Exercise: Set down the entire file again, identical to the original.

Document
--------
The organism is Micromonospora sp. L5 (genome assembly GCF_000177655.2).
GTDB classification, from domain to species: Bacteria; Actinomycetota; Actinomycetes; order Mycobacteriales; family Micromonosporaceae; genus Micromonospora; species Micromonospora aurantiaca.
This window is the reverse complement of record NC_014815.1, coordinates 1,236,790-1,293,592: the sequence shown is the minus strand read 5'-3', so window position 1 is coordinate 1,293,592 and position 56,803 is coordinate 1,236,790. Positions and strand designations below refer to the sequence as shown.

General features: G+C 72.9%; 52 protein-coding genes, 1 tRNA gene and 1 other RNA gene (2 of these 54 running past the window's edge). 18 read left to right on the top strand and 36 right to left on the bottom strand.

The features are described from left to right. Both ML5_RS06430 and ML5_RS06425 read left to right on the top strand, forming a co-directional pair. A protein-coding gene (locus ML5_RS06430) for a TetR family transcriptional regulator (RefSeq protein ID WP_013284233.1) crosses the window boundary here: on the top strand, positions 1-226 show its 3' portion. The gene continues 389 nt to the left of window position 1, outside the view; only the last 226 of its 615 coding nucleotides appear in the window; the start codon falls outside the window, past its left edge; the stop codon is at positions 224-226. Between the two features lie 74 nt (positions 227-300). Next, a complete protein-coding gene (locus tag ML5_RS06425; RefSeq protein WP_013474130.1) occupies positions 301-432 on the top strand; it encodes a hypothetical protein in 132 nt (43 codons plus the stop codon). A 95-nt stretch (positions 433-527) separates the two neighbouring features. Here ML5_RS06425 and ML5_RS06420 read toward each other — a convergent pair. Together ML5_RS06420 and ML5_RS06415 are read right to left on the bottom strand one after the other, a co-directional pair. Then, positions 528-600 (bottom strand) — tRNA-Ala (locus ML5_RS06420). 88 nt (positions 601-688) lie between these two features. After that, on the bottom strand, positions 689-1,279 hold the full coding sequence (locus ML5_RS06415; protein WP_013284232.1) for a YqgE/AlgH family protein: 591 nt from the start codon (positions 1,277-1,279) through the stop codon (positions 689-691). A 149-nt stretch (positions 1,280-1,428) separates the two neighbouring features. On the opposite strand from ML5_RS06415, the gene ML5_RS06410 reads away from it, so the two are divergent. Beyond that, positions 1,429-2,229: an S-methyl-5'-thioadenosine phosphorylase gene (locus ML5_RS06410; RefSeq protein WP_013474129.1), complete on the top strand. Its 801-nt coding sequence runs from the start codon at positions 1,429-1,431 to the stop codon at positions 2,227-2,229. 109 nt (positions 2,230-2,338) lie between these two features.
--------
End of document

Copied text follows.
The organism is Micromonospora sp. L5 (genome assembly GCF_000177655.2).
GTDB classification, from domain to species: Bacteria; Actinomycetota; Actinomycetes; order Mycobacteriales; family Micromonosporaceae; genus Micromonospora; species Micromonospora aurantiaca.
This window is the reverse complement of record NC_014815.1, coordinates 1,236,790-1,293,592: the sequence shown is the minus strand read 5'-3', so window position 1 is coordinate 1,293,592 and position 56,803 is coordinate 1,236,790. Positions and strand designations below refer to the sequence as shown.

General features: G+C 72.9%; 52 protein-coding genes, 1 tRNA gene and 1 other RNA gene (2 of these 54 running past the window's edge). 18 read left to right on the top strand and 36 right to left on the bottom strand.

The features are described from left to right. Both ML5_RS06430 and ML5_RS06425 read left to right on the top strand, forming a co-directional pair. A protein-coding gene (locus ML5_RS06430) for a TetR family transcriptional regulator (RefSeq protein ID WP_013284233.1) crosses the window boundary here: on the top strand, positions 1-226 show its 3' portion. The gene continues 389 nt to the left of window position 1, outside the view; only the last 226 of its 615 coding nucleotides appear in the window; the start codon falls outside the window, past its left edge; the stop codon is at positions 224-226. Between the two features lie 74 nt (positions 227-300). Next, a complete protein-coding gene (locus tag ML5_RS06425; RefSeq protein WP_013474130.1) occupies positions 301-432 on the top strand; it encodes a hypothetical protein in 132 nt (43 codons plus the stop codon). A 95-nt stretch (positions 433-527) separates the two neighbouring features. Here ML5_RS06425 and ML5_RS06420 read toward each other — a convergent pair. Together ML5_RS06420 and ML5_RS06415 are read right to left on the bottom strand one after the other, a co-directional pair. Then, positions 528-600 (bottom strand) — tRNA-Ala (locus ML5_RS06420). 88 nt (positions 601-688) lie between these two features. After that, on the bottom strand, positions 689-1,279 hold the full coding sequence (locus ML5_RS06415; protein WP_013284232.1) for a YqgE/AlgH family protein: 591 nt from the start codon (positions 1,277-1,279) through the stop codon (positions 689-691). A 149-nt stretch (positions 1,280-1,428) separates the two neighbouring features. On the opposite strand from ML5_RS06415, the gene ML5_RS06410 reads away from it, so the two are divergent. Beyond that, positions 1,429-2,229: an S-methyl-5'-thioadenosine phosphorylase gene (locus ML5_RS06410; RefSeq protein WP_013474129.1), complete on the top strand. Its 801-nt coding sequence runs from the start codon at positions 1,429-1,431 to the stop codon at positions 2,227-2,229. 109 nt (positions 2,230-2,338) lie between these two features.